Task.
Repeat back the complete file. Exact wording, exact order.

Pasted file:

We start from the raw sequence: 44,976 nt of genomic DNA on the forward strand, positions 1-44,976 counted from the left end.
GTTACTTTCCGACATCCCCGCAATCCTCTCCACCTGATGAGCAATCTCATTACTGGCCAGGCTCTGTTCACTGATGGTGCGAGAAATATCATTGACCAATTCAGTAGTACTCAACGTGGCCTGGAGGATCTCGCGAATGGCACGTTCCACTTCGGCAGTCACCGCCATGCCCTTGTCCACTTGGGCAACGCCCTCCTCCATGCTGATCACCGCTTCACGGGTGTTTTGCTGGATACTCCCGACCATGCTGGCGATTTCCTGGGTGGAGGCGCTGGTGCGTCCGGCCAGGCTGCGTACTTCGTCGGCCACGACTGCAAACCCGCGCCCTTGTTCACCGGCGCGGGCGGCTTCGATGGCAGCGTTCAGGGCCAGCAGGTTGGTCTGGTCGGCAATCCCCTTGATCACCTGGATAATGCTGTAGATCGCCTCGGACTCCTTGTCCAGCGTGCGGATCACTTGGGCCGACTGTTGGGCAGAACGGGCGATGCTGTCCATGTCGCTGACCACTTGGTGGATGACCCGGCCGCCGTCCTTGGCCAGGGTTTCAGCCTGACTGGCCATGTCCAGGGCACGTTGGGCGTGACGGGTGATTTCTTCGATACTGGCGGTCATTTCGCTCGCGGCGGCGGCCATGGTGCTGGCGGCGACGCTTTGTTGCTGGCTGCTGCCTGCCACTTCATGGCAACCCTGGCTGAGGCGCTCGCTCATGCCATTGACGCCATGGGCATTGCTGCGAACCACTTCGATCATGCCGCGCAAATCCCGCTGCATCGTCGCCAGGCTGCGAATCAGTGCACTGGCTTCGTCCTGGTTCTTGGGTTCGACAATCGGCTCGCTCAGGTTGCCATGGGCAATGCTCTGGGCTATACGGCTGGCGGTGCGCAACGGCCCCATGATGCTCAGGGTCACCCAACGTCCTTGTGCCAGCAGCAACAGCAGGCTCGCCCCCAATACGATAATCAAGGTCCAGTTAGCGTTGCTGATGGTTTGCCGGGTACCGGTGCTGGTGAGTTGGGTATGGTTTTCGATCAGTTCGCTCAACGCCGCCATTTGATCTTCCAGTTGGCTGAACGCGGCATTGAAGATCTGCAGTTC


We start from the raw sequence: 44,976 nt of genomic DNA on the forward strand, positions 1-44,976 counted from the left end.
GTTACTTTCCGACATCCCCGCAATCCTCTCCACCTGATGAGCAATCTCATTACTGGCCAGGCTCTGTTCACTGATGGTGCGAGAAATATCATTGACCAATTCAGTAGTACTCAACGTGGCCTGGAGGATCTCGCGAATGGCACGTTCCACTTCGGCAGTCACCGCCATGCCCTTGTCCACTTGGGCAACGCCCTCCTCCATGCTGATCACCGCTTCACGGGTGTTTTGCTGGATACTCCCGACCATGCTGGCGATTTCCTGGGTGGAGGCGCTGGTGCGTCCGGCCAGGCTGCGTACTTCGTCGGCCACGACTGCAAACCCGCGCCCTTGTTCACCGGCGCGGGCGGCTTCGATGGCAGCGTTCAGGGCCAGCAGGTTGGTCTGGTCGGCAATCCCCTTGATCACCTGGATAATGCTGTAGATCGCCTCGGACTCCTTGTCCAGCGTGCGGATCACTTGGGCCGACTGTTGGGCAGAACGGGCGATGCTGTCCATGTCGCTGACCACTTGGTGGATGACCCGGCCGCCGTCCTTGGCCAGGGTTTCAGCCTGACTGGCCATGTCCAGGGCACGTTGGGCGTGACGGGTGATTTCTTCGATACTGGCGGTCATTTCGCTCGCGGCGGCGGCCATGGTGCTGGCGGCGACGCTTTGTTGCTGGCTGCTGCCTGCCACTTCATGGCAACCCTGGCTGAGGCGCTCGCTCATGCCATTGACGCCATGGGCATTGCTGCGAACCACTTCGATCATGCCGCGCAAATCCCGCTGCATCGTCGCCAGGCTGCGAATCAGTGCACTGGCTTCGTCCTGGTTCTTGGGTTCGACAATCGGCTCGCTCAGGTTGCCATGGGCAATGCTCTGGGCTATACGGCTGGCGGTGCGCAACGGCCCCATGATGCTCAGGGTCACCCAACGTCCTTGTGCCAGCAGCAACAGCAGGCTCGCCCCCAATACGATAATCAAGGTCCAGTTAGCGTTGCTGATGGTTTGCCGGGTACCGGTGCTGGTGAGTTGGGTATGGTTTTCGATCAGTTCGCTCAACGCCGCCATTTGATCTTCCAGTTGGCTGAACGCGGCATTGAAGATCTGCAGTTC